Ice Cream We’re Not

By | 590 Comments

I’m sitting in a meeting. Everyone assumes I’m taking notes but I’m not. I’m writing this instead!

Sometimes I’m supposed to be doing one thing but I’m doing another. Sometimes I’m supposed to be sleeping and I’m lying awake worrying about missionaries’ support accounts. Sometimes I’m supposed to be taking a Sabbath and I take a look at my emails. Sometimes I’m supposed to be working and I find myself watching a soccer match. But I’m always supposed to be me, and I always am. I suppose you’re always you, too.

That’s a good thing, because we like what God is doing in us. Right? I’ve always been attracted to Jesus’ description of Nathanael, “in whom there is no guile.” This life in the Spirit doesn’t include a “guile” option. That’s the kind of people we are. This is the beauty of holiness as Perfect Love, a love that doesn’t have a fractured face. That’s what God has done and continues to do in us.

This doesn’t suggest we might not be distracted, or multi-task, or drift into a reverie in front of the television. It just means we’re one whole thing. We’re not splintered into warring components. The Spirit is healing our broken-heartedness. Broken-heartedness is the splintering of the heart.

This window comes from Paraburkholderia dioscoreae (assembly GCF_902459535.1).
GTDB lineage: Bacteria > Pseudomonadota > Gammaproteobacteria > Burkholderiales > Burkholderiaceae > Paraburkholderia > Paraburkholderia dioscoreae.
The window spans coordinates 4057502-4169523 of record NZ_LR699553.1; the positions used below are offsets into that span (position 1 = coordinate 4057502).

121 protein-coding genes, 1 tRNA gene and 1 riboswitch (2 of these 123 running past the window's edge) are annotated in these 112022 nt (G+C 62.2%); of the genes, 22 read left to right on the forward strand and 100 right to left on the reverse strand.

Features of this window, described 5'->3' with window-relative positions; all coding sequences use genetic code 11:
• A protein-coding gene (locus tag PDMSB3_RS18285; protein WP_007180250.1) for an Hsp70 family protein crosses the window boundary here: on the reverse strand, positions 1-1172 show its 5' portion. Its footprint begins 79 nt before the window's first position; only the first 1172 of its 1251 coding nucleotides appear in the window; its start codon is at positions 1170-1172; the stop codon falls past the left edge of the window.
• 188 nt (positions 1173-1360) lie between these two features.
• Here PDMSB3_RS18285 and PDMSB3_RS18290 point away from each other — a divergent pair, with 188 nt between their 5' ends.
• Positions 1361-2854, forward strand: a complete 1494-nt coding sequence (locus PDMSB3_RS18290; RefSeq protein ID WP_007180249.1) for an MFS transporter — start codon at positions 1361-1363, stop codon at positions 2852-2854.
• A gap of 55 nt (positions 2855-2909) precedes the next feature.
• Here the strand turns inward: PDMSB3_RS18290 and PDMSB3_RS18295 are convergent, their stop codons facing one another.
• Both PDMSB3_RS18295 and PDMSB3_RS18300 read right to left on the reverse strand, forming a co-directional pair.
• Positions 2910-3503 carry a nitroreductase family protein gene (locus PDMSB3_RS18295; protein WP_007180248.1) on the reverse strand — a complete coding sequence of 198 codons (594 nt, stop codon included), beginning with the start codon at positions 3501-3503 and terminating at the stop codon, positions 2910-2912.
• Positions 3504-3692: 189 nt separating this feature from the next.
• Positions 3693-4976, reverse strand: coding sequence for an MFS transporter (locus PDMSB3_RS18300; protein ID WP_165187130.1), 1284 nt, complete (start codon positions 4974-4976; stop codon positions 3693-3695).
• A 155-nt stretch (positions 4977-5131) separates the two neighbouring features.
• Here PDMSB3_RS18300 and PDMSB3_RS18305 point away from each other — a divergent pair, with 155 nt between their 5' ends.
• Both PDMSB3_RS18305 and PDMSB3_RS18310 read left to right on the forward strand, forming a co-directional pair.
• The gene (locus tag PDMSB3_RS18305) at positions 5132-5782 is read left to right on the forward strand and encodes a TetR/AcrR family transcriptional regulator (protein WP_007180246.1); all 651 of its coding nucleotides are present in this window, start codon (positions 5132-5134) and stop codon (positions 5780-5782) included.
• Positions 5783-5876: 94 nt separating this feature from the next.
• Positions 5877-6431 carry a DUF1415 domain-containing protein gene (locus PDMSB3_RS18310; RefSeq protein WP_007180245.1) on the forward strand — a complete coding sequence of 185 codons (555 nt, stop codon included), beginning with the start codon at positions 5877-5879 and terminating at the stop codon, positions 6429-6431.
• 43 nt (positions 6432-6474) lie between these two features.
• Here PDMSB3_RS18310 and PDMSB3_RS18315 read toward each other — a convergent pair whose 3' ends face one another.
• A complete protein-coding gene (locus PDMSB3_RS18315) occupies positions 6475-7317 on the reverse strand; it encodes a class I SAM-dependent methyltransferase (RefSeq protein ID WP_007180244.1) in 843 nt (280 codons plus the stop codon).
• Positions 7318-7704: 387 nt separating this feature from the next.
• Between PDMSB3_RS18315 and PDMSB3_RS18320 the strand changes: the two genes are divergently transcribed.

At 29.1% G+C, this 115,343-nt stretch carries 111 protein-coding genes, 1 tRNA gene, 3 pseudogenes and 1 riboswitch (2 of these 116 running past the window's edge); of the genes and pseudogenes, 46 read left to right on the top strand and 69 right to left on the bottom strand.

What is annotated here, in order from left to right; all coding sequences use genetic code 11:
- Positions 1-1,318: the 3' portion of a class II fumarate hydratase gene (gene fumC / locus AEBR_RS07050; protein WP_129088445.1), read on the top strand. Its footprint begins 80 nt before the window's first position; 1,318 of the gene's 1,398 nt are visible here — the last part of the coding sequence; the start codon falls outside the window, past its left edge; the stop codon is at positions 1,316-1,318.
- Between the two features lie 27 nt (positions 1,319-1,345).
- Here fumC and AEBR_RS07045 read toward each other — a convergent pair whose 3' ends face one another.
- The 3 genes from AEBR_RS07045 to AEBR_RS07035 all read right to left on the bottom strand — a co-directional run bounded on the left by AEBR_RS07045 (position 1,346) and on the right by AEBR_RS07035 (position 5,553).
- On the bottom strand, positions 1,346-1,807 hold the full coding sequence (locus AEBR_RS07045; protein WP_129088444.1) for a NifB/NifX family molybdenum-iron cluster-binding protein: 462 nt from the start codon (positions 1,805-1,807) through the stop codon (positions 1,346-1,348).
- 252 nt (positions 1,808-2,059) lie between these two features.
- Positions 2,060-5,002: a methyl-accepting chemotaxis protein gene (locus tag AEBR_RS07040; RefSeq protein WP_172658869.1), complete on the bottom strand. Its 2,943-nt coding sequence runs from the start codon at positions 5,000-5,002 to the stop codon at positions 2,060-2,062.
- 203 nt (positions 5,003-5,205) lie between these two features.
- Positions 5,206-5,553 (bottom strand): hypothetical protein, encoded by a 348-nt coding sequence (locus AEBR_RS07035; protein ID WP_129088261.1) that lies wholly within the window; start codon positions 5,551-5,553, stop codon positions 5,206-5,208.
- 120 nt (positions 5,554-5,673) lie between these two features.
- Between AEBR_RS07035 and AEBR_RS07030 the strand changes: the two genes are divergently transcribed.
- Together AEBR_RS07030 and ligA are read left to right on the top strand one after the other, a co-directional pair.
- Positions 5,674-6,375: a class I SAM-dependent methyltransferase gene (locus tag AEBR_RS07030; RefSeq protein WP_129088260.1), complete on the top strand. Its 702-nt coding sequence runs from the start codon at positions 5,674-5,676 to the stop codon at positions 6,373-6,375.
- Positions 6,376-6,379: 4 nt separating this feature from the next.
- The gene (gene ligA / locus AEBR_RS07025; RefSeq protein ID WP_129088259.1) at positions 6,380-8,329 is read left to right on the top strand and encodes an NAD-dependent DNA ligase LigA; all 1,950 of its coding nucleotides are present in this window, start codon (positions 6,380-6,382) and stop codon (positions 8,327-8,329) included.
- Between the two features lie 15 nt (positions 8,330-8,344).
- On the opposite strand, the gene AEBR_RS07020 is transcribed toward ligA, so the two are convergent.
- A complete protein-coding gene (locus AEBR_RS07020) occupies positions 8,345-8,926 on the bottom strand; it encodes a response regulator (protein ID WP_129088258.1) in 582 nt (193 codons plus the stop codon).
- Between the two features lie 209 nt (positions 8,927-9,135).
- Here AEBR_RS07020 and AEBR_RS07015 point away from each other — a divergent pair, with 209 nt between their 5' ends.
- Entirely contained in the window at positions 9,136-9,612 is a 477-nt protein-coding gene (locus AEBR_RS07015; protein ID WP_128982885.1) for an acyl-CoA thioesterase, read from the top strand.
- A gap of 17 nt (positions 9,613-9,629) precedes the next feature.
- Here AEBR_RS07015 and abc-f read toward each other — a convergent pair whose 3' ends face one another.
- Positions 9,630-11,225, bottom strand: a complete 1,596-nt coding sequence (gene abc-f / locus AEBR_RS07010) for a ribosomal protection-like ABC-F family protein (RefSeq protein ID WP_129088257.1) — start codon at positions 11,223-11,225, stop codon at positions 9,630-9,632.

The reason I mention this is that only one kind of speech should come out of me. I shouldn’t have one tone for you, another tone for pastors, and yet another tone for the Board of Administration. James says that fresh water and bitter water can’t come out of the same spring. A spring is one or the other. A spring doesn’t do the Dairy Queen vanilla/chocolate swirl of sweet words and bitter words. James says the same tongue can’t praise God and curse people. Only a splintered heart could do that. Our hearts can’t do that. We are only fresh sweet water. We’re incapable of chewing someone out. Because that isn’t fresh water, that’s bitter water, and there’s none of that inside of us. We’re the same with our wife, as we are with the church, as we are with the Missions Resource Team, as we are with bad drivers, as we are with tech-support people in call centers who just keep misunderstanding us.

Here’s my growth edge: to not get exasperated with telephone recordings that tell me how important my call is. For some time I’ve thought it funny to speak cynically to the recorded voice; to make wisecracks that no one can hear. The problem is, it’s bitter water. And there shouldn’t be bitter water in my well. It doesn’t matter that no one can hear me, it’s bitter water. So I’m not going to do that any more.

We are a people without guile. Without Swirls.